Volume 12, Issue 1, Enero 1997
Notes on types, sets, and logicism, 1930-1950
The present paper is a contribution to the history of logic and its philosophy toward the mid-20th century. It examines the interplay between logic, type theory and set theory during the 1930s and 40s, before the reign of first-order logic, and the closely connected issue of the fate of logicism. After a brief presentation of the emergence of logicism, set theory, and type theory (with particular attention to Carnap and Tarski), Quine’s work is our central concern, since he was seemingly the most outstanding logicist around 1940, though he would shortly abandon that viewpoint and promote first-order logic as all of logic. Quine’s class-theoretic systems NF and ML, and his farewell to logicism, are examined. The last section attempts to summarize the motives why set theory was preferred to other systems, and first order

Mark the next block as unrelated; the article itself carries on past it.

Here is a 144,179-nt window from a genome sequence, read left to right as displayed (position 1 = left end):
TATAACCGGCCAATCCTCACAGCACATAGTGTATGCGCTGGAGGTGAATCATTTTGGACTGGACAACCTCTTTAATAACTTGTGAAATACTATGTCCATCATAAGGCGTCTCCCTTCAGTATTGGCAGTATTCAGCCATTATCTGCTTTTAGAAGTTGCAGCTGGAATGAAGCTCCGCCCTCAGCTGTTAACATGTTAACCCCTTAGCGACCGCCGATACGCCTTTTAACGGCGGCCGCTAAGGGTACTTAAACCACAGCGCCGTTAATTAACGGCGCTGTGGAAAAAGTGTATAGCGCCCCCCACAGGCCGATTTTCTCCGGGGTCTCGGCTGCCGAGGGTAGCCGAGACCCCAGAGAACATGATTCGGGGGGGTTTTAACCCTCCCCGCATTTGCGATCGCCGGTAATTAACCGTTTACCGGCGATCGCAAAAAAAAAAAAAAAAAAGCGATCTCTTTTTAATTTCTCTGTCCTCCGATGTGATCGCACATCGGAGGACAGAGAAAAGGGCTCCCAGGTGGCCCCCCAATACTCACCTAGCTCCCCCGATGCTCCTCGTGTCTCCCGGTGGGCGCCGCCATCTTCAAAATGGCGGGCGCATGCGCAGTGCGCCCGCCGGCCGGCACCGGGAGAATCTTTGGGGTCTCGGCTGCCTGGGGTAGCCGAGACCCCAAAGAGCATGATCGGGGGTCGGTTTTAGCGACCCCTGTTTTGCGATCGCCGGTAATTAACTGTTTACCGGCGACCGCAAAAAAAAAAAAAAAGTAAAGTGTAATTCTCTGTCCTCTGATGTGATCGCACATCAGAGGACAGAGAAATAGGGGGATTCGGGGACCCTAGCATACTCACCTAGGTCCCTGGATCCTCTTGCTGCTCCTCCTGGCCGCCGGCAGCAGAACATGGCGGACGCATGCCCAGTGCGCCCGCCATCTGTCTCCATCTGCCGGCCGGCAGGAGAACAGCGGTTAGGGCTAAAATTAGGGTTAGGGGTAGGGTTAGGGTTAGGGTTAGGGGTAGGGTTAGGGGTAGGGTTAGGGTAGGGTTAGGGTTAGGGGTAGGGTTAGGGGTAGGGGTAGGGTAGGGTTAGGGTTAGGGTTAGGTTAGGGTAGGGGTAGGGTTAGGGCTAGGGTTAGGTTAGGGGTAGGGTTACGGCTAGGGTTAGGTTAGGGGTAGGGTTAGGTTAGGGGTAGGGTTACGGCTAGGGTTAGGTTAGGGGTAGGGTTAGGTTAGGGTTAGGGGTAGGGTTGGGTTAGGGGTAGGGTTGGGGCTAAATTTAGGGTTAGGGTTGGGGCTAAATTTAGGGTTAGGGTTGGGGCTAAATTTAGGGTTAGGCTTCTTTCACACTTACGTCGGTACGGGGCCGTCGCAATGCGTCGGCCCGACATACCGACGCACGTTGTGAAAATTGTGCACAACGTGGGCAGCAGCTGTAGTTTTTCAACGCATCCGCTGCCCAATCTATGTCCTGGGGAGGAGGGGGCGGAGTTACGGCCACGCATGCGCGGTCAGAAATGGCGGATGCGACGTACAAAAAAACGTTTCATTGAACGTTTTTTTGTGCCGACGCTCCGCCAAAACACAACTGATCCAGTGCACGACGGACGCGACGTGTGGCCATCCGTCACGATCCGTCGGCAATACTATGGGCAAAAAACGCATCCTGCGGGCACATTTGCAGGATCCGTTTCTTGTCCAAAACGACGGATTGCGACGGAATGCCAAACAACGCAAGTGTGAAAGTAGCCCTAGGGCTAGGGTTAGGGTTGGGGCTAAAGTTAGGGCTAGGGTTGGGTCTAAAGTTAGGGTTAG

logic won its position as the paradigm logic system after the great War.